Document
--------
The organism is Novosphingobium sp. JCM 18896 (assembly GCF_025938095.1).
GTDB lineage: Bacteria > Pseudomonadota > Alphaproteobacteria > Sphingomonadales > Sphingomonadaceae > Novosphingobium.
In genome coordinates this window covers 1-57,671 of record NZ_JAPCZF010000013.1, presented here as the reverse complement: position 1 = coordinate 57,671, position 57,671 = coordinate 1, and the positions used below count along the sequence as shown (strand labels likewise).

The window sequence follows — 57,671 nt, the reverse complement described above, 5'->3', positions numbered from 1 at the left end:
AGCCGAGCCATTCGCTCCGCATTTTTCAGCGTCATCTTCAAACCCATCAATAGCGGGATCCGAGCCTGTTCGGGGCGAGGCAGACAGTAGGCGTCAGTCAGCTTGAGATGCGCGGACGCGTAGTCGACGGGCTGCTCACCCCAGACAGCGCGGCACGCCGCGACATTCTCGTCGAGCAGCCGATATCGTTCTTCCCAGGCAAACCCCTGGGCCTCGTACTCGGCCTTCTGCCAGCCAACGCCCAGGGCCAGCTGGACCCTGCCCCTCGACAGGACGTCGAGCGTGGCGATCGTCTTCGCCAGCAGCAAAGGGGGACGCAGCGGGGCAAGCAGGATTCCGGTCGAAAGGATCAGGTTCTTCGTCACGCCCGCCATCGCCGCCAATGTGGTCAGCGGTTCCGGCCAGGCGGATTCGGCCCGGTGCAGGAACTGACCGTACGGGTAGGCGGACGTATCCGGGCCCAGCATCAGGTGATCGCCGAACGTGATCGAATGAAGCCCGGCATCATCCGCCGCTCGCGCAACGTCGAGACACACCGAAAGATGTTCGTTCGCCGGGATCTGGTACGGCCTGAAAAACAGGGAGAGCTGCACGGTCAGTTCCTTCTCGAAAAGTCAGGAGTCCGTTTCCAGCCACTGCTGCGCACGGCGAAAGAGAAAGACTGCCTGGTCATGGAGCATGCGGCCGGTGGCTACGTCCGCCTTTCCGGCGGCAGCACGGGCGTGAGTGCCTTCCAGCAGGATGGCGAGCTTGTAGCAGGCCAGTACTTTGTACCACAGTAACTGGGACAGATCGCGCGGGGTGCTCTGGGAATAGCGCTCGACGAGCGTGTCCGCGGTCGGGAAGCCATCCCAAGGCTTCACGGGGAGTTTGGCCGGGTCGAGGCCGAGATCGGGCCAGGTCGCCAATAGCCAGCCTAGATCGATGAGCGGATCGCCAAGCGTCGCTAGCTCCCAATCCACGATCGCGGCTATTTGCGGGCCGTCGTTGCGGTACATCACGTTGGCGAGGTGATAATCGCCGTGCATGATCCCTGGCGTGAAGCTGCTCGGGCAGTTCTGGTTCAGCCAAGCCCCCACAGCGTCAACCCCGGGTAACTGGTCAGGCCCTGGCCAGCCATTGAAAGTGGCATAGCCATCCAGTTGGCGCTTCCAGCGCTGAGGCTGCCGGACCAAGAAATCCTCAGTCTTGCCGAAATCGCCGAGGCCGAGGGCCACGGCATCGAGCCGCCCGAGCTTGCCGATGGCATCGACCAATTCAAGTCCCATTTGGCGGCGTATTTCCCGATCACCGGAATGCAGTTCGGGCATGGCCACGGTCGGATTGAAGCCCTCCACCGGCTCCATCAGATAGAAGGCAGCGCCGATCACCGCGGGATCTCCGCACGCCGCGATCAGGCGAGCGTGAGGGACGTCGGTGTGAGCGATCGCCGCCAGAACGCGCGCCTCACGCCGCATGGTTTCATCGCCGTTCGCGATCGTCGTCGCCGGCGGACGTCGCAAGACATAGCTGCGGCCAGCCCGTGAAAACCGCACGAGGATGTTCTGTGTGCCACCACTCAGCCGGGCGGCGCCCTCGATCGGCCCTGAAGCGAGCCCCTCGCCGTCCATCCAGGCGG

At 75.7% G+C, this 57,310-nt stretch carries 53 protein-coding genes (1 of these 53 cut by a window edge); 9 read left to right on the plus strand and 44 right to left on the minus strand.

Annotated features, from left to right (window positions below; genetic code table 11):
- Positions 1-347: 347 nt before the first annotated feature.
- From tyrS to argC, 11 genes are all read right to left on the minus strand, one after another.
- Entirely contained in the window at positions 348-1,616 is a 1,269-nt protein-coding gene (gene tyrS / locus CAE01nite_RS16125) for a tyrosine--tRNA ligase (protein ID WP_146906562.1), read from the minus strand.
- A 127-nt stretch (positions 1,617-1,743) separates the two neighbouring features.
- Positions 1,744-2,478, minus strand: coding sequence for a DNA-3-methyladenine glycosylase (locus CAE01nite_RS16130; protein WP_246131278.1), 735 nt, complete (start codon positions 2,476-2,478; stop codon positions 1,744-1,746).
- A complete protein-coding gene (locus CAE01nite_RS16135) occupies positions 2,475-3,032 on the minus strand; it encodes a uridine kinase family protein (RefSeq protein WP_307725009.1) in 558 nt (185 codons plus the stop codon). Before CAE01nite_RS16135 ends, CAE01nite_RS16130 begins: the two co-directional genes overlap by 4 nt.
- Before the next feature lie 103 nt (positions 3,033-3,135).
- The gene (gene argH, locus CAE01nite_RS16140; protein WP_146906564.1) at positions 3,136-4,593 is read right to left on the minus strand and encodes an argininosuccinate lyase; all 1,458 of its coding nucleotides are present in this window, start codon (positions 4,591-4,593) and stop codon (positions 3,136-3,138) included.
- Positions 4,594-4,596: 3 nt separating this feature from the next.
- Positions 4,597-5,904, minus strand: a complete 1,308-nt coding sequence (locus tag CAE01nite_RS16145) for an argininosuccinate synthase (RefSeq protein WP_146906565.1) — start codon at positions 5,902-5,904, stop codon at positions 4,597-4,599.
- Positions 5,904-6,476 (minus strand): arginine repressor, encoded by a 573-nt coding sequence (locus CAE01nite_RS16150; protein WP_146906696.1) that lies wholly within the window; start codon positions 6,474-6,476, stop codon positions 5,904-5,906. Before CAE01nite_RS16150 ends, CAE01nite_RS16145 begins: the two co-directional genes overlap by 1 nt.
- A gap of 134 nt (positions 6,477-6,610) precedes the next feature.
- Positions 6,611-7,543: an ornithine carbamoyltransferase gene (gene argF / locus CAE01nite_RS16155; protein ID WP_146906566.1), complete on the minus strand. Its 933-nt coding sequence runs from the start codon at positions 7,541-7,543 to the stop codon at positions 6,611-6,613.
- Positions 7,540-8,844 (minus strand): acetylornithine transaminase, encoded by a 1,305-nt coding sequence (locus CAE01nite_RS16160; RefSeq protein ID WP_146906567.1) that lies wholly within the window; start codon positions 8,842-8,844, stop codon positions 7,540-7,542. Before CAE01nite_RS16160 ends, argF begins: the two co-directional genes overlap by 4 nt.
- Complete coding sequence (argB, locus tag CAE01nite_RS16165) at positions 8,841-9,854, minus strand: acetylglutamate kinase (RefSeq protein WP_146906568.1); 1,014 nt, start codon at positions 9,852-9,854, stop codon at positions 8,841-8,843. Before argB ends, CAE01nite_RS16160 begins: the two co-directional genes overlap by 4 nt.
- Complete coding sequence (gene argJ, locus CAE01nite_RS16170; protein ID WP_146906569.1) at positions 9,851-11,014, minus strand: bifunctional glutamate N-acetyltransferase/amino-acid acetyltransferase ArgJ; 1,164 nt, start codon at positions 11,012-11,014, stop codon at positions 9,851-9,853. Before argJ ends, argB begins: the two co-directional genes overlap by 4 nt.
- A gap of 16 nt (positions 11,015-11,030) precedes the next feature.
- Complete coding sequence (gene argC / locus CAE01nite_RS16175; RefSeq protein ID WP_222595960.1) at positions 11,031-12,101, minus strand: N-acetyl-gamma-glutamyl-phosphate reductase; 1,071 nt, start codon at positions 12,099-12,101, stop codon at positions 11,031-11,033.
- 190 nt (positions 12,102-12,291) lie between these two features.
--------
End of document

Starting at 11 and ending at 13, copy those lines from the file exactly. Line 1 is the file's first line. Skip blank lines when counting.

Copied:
- A 127-nt stretch (positions 1,617-1,743) separates the two neighbouring features.
- Positions 1,744-2,478, minus strand: coding sequence for a DNA-3-methyladenine glycosylase (locus CAE01nite_RS16130; protein WP_246131278.1), 735 nt, complete (start codon positions 2,476-2,478; stop codon positions 1,744-1,746).
- A complete protein-coding gene (locus CAE01nite_RS16135) occupies positions 2,475-3,032 on the minus strand; it encodes a uridine kinase family protein (RefSeq protein WP_307725009.1) in 558 nt (185 codons plus the stop codon). Before CAE01nite_RS16135 ends, CAE01nite_RS16130 begins: the two co-directional genes overlap by 4 nt.